October 4, 2016 / 1:46 PM / 10 months ago

TREASURIES-Yields rise as Friday's jobs data in focus

3 Min Read

* Friday's jobs report for September in focus
    * Yellen speech next week watched for rate view

    By Karen Brettell
    NEW YORK, Oct 4 (Reuters) - U.S. Treasury yields rose to
one-and-a-half week highs as investors looked ahead to Friday's
highly anticipated employment report for further clues on when
the Federal Reserve is likely to raise interest rates, with no
major new data due on Tuesday.
    Richmond Federal Reserve President Jeffrey Lacker, who is
not a voting member of the Fed's rate-setting committee, on
Tuesday said there was a strong case for raising interest rates,
arguing that borrowing costs might need to rise significantly to
keep inflation under control. 
    Yields also rose on Monday after  data showed U.S. factories
ramped up activity in September, with the sector now expanding,
boosting confidence in the economy. 
    Investors will be focused on whether August's weaker than
expected 151,000 jobs gains will be revised upward when the
labor data is released on Friday.
    "The market is anticipating that it will be revised up for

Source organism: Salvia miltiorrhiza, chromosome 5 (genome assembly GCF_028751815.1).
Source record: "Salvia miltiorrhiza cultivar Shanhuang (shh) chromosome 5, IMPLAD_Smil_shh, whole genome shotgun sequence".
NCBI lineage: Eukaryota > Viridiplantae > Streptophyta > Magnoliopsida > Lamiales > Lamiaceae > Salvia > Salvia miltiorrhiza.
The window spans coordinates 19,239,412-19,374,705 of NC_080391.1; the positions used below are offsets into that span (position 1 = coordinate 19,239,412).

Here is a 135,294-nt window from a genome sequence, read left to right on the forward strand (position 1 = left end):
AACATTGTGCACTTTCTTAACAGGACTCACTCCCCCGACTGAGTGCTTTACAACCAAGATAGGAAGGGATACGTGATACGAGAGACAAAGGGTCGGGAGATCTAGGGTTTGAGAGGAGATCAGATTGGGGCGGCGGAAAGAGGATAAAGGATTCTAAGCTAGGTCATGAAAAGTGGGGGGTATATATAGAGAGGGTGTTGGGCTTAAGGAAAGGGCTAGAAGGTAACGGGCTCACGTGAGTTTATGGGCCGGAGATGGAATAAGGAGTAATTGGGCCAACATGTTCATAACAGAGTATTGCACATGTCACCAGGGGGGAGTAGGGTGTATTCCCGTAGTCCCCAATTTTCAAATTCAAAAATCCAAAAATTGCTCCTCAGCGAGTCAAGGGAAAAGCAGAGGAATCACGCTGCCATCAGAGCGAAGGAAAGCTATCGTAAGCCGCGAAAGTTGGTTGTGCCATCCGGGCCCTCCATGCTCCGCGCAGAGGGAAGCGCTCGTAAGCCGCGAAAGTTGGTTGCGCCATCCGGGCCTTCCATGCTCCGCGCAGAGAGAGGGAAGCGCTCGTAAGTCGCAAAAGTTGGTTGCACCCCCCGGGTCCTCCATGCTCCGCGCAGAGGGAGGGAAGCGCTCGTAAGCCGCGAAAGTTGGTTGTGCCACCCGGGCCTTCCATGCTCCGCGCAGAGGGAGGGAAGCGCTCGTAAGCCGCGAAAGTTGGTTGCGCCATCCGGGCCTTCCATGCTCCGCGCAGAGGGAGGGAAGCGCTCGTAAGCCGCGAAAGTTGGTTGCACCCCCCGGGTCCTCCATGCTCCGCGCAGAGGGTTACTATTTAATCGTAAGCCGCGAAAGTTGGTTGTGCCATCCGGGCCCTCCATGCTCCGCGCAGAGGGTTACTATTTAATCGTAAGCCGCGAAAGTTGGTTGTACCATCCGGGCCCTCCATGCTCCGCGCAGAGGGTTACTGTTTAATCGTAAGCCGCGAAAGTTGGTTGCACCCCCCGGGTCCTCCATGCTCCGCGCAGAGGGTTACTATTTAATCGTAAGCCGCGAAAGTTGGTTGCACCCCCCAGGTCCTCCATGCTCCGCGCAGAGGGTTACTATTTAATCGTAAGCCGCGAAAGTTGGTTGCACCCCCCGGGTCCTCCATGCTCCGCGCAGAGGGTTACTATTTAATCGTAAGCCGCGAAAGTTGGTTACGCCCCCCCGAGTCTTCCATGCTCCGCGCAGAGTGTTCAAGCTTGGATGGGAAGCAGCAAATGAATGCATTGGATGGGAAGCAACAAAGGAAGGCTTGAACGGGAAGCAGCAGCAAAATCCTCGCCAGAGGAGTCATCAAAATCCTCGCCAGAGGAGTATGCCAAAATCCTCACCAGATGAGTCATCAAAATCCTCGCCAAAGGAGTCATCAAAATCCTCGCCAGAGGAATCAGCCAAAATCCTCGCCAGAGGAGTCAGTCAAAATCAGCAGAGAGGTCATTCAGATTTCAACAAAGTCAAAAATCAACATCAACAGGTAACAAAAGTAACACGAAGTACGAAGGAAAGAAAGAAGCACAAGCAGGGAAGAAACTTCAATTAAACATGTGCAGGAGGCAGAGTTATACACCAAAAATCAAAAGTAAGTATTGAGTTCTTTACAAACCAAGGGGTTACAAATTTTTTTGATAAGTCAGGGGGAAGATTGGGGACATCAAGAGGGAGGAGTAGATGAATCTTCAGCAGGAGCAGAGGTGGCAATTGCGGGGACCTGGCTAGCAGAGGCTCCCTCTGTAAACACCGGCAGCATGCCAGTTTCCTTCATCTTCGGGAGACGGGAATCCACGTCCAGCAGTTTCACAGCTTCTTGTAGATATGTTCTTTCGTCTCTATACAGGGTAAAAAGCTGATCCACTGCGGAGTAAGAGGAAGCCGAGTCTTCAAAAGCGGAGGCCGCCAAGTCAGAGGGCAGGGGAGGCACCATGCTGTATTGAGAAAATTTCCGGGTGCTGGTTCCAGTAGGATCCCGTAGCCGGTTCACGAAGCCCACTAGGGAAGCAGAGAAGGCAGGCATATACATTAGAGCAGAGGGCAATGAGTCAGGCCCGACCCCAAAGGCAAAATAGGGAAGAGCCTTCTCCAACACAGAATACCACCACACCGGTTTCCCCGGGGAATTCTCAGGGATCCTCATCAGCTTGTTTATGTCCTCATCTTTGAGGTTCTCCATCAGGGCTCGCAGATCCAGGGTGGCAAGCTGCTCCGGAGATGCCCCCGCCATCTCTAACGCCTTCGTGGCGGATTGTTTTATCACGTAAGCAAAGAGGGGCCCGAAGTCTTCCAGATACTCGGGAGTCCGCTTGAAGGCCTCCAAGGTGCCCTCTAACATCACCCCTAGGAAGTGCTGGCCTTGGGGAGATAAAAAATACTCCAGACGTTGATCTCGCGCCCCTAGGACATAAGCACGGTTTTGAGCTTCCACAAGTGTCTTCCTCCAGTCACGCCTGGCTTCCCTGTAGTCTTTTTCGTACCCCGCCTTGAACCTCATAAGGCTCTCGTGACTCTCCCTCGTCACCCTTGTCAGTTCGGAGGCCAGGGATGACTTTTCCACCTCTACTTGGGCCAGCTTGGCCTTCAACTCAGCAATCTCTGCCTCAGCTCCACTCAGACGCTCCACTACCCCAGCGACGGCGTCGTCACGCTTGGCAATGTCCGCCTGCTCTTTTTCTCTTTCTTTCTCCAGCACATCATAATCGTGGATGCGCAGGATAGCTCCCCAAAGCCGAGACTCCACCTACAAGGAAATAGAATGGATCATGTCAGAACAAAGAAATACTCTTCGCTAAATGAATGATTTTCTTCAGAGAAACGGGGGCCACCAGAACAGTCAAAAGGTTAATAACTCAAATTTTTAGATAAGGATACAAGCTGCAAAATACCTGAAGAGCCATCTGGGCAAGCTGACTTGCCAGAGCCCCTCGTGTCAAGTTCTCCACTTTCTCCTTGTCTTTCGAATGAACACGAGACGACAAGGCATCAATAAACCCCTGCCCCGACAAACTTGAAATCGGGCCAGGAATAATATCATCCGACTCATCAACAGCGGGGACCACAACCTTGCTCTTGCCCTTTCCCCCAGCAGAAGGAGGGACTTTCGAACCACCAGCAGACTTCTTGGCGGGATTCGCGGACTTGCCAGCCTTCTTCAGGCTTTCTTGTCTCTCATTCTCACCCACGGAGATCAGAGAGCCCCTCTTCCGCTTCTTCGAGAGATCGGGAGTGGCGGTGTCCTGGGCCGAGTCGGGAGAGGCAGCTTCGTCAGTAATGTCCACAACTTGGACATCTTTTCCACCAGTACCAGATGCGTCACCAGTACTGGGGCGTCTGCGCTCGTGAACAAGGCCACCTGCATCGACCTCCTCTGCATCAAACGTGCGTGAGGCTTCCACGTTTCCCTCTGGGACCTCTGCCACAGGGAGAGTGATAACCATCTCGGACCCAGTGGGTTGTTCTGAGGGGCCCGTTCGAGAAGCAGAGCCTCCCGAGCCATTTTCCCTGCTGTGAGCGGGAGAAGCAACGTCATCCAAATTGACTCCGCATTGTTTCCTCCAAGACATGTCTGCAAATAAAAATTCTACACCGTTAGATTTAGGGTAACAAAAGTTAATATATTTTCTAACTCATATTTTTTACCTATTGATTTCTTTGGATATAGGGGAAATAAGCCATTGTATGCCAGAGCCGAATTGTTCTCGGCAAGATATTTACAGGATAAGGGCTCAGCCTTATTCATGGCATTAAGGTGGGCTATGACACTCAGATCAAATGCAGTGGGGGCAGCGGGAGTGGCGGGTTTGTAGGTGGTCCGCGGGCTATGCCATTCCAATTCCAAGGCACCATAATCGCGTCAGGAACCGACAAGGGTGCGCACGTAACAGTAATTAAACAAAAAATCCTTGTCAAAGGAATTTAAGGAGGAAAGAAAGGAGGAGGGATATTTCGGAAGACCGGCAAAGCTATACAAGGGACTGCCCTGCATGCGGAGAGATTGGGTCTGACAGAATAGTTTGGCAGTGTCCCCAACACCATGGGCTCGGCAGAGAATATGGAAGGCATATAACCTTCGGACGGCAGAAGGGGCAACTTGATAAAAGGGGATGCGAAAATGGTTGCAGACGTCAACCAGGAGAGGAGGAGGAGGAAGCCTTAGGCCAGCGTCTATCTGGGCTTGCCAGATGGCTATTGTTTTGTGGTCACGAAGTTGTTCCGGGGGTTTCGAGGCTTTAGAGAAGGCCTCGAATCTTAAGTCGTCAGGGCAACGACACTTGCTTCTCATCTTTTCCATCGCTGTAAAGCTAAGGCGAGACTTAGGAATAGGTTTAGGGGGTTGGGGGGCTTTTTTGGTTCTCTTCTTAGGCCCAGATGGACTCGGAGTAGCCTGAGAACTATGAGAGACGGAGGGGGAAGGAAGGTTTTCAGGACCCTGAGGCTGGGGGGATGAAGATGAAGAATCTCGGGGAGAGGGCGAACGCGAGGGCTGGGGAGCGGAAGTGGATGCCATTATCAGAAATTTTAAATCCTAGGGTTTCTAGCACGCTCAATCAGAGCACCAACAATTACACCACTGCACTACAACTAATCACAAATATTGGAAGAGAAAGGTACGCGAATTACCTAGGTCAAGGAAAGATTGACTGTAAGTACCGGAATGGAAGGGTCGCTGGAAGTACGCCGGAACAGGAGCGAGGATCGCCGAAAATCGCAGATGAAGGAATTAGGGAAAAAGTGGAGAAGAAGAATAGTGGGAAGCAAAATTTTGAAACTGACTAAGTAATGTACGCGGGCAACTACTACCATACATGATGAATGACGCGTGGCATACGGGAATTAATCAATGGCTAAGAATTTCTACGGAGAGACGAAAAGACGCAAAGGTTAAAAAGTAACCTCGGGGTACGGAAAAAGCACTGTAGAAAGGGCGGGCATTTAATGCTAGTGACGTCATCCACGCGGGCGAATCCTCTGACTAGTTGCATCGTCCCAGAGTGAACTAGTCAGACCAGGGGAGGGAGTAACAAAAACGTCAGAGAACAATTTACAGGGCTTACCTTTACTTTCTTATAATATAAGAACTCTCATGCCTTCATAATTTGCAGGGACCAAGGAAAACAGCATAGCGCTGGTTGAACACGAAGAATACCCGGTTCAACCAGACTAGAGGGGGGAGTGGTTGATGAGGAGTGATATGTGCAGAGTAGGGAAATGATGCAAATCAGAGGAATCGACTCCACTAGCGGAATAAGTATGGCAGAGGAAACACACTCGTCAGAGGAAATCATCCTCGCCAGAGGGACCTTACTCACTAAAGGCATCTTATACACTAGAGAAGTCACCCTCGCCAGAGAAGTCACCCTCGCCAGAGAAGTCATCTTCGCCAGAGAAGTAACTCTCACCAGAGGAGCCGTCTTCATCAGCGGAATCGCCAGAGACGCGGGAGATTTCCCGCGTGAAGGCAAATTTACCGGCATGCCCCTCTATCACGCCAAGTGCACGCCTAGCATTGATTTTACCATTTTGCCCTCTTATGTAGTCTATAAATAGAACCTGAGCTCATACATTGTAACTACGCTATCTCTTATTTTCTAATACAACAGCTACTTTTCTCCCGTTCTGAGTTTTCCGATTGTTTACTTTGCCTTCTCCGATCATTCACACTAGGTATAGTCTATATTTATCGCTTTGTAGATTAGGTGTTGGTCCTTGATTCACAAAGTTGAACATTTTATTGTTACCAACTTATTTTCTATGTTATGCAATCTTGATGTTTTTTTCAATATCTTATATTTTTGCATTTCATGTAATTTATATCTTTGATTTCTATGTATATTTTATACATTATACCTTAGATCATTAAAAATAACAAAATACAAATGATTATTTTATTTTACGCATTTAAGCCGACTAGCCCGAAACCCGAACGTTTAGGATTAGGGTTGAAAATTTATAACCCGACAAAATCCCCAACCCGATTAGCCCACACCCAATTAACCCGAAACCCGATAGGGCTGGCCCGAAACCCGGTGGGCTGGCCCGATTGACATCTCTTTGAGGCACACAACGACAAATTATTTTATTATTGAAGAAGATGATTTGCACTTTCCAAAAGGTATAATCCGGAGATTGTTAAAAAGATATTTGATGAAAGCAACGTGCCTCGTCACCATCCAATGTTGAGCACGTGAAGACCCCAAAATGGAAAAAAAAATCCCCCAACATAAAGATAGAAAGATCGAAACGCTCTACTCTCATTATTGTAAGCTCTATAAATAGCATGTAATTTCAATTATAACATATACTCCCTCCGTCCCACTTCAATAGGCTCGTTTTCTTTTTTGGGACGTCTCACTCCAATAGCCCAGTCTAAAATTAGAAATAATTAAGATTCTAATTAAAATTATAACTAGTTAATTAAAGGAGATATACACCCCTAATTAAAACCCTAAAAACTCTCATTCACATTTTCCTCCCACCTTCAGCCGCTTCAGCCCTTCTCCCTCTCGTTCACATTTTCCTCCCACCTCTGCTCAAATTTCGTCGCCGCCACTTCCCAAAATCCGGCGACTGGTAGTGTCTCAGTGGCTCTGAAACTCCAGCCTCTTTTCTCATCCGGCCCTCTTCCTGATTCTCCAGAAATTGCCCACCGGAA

the August number," said Lou Brien, a market strategist at DRW
Trading in Chicago.
    Employers are expected to have added 175,000 jobs in
September, according to the median estimate of 100 economists
polled by Reuters. 
    Benchmark 10-year notes were last down 4/32 in
price to yield 1.64 percent, the highest since Sept. 22.
    A speech by Fed Chair Janet Yellen on Oct. 14 at an economic
conference at the Boston Fed will then be closely watched for
any signals that a rate hike is pending.
    "I think the most important thing in the next couple of
weeks is Yellen's speech at the Boston Fed economics
conference," said Brien, noting the conference was used by
former Fed Chair Ben Bernanke in 2010 to indicate a new round of
stimulus was coming.
    It may be Yellen's last chance to indicate if a rate
increase is likely at the central bank's November meeting.
    Traders are currently pricing in only an 11 percent chance
that the Fed will raise rates in November, and a 62 percent
chance of an increase in December, according to the CME Group's
FedWatch Tool.

 (Editing by Chris Reese)

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